Category Archives: Resident stories

Memories

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Bob is sitting in a chair that brings back loving memories. It’s the first chair he and Hazel bought, early in their 73-year marriage. Bob crossed the 100-year-old threshold last year. With Hazel’s passing two years ago, the chair provides comfort in their apartment at Vista Prairie at Goldfinch Estates in Fairmont, MN.

Bob’s service in the Pacific during World War II earned him his accounting degree on the GI-Bill, from the University of Minnesota. Hazel and Bob met in St. Paul while both worked for the Internal Revenue Service, he as an auditor and she in administration.

Following some IRS transfers, they eventually established an accounting practice in Fairmont. He and Hazel worked side-by-side for 47 years, helping hundreds of area farmers, businesses and individuals with their taxes and other accounting needs. The domestic and business partnership worked. “When Hazel and I had a disagreement, I went for a long walk,” Bob says. “That took care of it.”

Bob remembers vivid details about a boyhood that contributed to his work-ethic and values, as the eldest child in a family of six, “As I grew older, I assumed more of the work around the house,” he recalls. “I scrubbed the kitchen floors, the bathroom, did the laundry.”

Bob remains in the same Goldfinch Estates apartment that he and Hazel moved to 12 years ago. “Hazel liked the apartment,” Bob noted. “We were very comfortable there. It worked out very well.”

Goldfinch offers 92 one and two-bedroom apartments for seniors who want access to supportive services while maintaining their independence. We also offer 41 memory care suites that provide a long-term option for seniors diagnosed with Alzheimer’s or other forms of dementia.

In command

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Along with his characteristic smile, Joe often wears a hat signifying his hitch in the U.S. Navy. For four years he served aboard the USS Columbia, the submarine illustrated by his side. Instead of helping to navigate that ship, he’s now fully in command of his current environment as a resident of Vista Prairie at Garnette Gardens in Redwood Falls, MN.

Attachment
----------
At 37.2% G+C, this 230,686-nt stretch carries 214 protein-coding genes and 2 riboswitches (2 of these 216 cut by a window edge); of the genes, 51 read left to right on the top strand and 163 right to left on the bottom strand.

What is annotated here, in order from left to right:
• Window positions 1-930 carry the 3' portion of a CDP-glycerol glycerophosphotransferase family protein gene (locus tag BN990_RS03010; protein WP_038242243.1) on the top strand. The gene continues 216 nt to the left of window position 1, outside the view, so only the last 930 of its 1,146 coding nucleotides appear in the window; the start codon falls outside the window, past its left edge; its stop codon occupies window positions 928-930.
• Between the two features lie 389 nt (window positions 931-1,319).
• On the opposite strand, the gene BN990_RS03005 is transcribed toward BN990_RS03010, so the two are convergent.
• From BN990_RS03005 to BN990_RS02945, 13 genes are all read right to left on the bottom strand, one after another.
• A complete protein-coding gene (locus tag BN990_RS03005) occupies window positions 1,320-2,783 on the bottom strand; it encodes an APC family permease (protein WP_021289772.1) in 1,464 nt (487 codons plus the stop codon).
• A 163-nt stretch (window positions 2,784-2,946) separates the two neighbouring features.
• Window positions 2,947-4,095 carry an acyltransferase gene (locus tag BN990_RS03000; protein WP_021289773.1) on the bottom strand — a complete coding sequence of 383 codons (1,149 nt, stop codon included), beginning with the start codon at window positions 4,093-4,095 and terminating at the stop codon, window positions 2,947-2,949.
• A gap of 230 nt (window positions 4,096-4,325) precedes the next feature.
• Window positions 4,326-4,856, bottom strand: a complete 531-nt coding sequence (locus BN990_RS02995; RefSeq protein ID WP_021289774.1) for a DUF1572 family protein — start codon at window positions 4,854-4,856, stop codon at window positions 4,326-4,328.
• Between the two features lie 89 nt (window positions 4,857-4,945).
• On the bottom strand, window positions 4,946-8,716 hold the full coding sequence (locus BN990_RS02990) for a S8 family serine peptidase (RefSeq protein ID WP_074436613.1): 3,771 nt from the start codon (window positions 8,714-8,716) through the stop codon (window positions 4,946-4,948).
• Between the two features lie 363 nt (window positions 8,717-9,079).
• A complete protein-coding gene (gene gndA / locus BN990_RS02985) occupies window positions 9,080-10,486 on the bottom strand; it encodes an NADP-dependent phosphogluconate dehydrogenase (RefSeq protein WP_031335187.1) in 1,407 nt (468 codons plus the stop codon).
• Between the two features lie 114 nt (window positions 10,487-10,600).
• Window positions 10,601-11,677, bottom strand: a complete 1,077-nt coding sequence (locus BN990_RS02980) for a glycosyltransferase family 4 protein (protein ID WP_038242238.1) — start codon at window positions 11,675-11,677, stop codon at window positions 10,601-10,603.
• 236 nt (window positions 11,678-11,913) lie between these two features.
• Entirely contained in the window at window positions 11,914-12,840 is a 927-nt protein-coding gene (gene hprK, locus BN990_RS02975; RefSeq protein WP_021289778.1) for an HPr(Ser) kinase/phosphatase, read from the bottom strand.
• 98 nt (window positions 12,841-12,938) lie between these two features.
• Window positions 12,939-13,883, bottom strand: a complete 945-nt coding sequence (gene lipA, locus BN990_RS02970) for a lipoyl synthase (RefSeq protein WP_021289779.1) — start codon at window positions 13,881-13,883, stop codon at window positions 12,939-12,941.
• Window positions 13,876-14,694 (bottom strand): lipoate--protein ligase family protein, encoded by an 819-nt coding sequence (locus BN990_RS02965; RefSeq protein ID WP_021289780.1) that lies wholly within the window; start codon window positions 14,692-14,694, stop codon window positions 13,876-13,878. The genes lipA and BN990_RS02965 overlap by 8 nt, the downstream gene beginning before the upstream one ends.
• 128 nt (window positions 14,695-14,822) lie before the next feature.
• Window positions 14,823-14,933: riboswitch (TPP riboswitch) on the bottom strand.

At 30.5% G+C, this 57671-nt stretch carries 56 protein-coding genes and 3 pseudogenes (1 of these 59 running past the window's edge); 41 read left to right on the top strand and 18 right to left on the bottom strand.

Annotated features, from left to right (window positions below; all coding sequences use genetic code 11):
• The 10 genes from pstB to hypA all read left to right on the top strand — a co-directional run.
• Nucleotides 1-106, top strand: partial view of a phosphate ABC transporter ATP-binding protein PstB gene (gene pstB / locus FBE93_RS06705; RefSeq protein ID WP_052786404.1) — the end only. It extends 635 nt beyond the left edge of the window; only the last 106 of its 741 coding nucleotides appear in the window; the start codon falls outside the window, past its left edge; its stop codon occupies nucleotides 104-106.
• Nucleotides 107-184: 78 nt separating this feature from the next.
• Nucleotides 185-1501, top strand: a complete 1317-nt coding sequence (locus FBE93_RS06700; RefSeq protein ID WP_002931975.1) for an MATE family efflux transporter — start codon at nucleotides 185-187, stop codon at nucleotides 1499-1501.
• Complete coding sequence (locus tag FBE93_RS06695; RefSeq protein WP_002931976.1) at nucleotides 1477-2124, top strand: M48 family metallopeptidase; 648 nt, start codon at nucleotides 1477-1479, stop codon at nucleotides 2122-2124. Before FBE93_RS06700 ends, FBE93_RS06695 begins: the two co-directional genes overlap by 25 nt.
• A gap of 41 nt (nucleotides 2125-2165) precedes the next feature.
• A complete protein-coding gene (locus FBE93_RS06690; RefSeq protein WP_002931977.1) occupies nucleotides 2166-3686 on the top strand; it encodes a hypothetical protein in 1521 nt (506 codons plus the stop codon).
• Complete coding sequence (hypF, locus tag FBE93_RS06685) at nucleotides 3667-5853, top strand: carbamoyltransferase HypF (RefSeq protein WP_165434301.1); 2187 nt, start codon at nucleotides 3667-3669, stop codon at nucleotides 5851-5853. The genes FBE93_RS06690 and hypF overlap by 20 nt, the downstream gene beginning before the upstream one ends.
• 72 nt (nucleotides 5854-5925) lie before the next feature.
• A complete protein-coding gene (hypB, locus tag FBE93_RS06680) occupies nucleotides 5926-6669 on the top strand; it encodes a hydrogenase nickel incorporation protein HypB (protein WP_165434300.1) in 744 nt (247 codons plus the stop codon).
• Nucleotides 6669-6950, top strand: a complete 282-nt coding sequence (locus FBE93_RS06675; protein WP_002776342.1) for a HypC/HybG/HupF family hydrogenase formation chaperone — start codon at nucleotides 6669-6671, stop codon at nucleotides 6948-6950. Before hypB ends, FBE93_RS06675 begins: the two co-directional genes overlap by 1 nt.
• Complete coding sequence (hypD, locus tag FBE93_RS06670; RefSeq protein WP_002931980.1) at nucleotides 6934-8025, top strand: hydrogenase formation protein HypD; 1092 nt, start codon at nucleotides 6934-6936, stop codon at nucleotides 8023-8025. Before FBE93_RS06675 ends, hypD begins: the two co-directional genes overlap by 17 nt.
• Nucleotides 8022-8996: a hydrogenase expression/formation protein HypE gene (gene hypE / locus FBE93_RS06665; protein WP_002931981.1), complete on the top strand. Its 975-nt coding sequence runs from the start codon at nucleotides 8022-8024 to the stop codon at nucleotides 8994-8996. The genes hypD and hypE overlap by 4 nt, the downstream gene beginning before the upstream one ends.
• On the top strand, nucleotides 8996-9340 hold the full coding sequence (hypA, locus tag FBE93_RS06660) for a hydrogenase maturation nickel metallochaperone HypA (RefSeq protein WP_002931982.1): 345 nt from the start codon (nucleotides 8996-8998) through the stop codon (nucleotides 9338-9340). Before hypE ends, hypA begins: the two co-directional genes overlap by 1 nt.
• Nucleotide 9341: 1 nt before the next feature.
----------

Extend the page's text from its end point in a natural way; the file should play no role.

Joe is a Redwood Falls native, attended high school there, even owned the local roller-rink for a brief time at the age of 21.

Seven years after his Navy discharge, Joe was diagnosed with brain cancer. For two years, he underwent the whole series of chemotherapy and radiation. That cured the cancer, but he suspects the treatment also led to a stroke. While those misfortunes have been the biggest challenges of his 45 years, impacting his mobility and speech, they have not dampened his outlook on life.

“I’ve been through some things, but positivity has never gone away,” Joe relates. “In fact, it’s never been stronger.”

Highly skilled in computers and electronics, Joe has become a passionate motivational video producer. He started the series while living with his mother in Redwood Falls during his stroke recovery. While he’s grateful for his mom’s support, he yearned to live more independently. Recently, he moved into Garnette Gardens along with an array of professional quality video production equipment, where he continues to turn out videos like this one.

“I’ve been living here for a month,” notes Joe. “I love it here, the other residents are a hoot, the staff is great. I really feel at home here. Their assisted living here is awesome.”

As his slogan, Joe subscribes to a motivational sign hanging in a Garnette Gardens hallway – Be the Reason Someone Smiles Today. “I think the whole world needs positivity,” he says. “It’s infectious.”